A new bill being debated by Anne Arundel legislators would
loosen local laws on chicken owners.
County Councilman Chris Trumbauer (D-6th District) said a growing movement of locally sourced food is part of what's driving his interest in addressing the bill.
Trumbauer investigated what other municipalities have done over the years, and hopes to give owners of smaller lots a little slack in raising chickens.
"In my opinion, our code is pretty out of date, and I wanted to incrementally address that," Trumbauer said.
Current county law restricts raising chickens to properties of more than 40,000 square-feet, prohibiting thousands of residential lots in the county north of Davidsonville.
The councilman said you might be surprised by the number of chicken raisers in the county. There are many in Pasadena, Severna Park, Broadneck and elsewhere, he said.
Trumbauer's bill (79-13) is co-sponsored by Councilman Dick Ladd (R-5th District). It allows property owners of quarter-acre lots to own up to four chickens, and half-acre properties up to eight chickens.
To safeguard the chickens interfering with neighbors, there are also setback requirements, and a ban on roosters to combat early morning crowing. Local bylaws from neighborhood and community associations would supersede the bill, in case of stricter requirements in certain areas, Trumbauer said.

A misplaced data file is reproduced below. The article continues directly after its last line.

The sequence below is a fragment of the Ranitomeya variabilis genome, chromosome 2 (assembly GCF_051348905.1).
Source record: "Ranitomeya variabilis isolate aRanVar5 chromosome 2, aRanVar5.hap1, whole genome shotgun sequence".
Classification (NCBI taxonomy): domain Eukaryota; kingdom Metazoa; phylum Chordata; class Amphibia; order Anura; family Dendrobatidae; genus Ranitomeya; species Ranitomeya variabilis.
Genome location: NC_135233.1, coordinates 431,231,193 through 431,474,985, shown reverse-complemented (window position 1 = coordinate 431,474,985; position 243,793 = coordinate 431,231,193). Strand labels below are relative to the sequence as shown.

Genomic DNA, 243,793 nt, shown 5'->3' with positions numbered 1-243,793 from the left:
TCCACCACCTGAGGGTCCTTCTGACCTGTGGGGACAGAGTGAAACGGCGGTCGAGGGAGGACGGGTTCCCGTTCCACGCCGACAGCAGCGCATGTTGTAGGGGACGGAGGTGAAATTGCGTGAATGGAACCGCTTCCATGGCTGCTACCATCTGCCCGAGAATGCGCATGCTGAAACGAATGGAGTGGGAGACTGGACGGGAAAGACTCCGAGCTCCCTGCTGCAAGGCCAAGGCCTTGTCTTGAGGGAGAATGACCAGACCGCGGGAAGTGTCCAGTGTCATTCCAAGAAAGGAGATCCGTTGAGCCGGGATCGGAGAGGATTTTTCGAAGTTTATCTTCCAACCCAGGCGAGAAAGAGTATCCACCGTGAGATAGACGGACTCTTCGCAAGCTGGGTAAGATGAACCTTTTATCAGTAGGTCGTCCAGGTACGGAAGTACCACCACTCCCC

The bill also establishes a licensing system, which requires a $30 fee of prospective chicken raisers.
Trumbauer said the license isn't a revenue generator, but a chance for the county to see just how many chicken owners there are in the county.
"It's also an opportunity to provide information and education for folks interested in keeping chickens," the councilman said. "I foresee people coming in to get their license, and they'll get a pamphlet with hints on raising chickens. It is a responsibility and there's an obligation there."
The City of Annapolis spent months digging through legislation before it was approved earlier this year. Trumbauer said he's not sure what kind of opposition his bill will receive, but believes it's time for an open debate on the issue.
A public hearing on the bill is scheduled for Oct. 21 at the Arundel Center in Annapolis.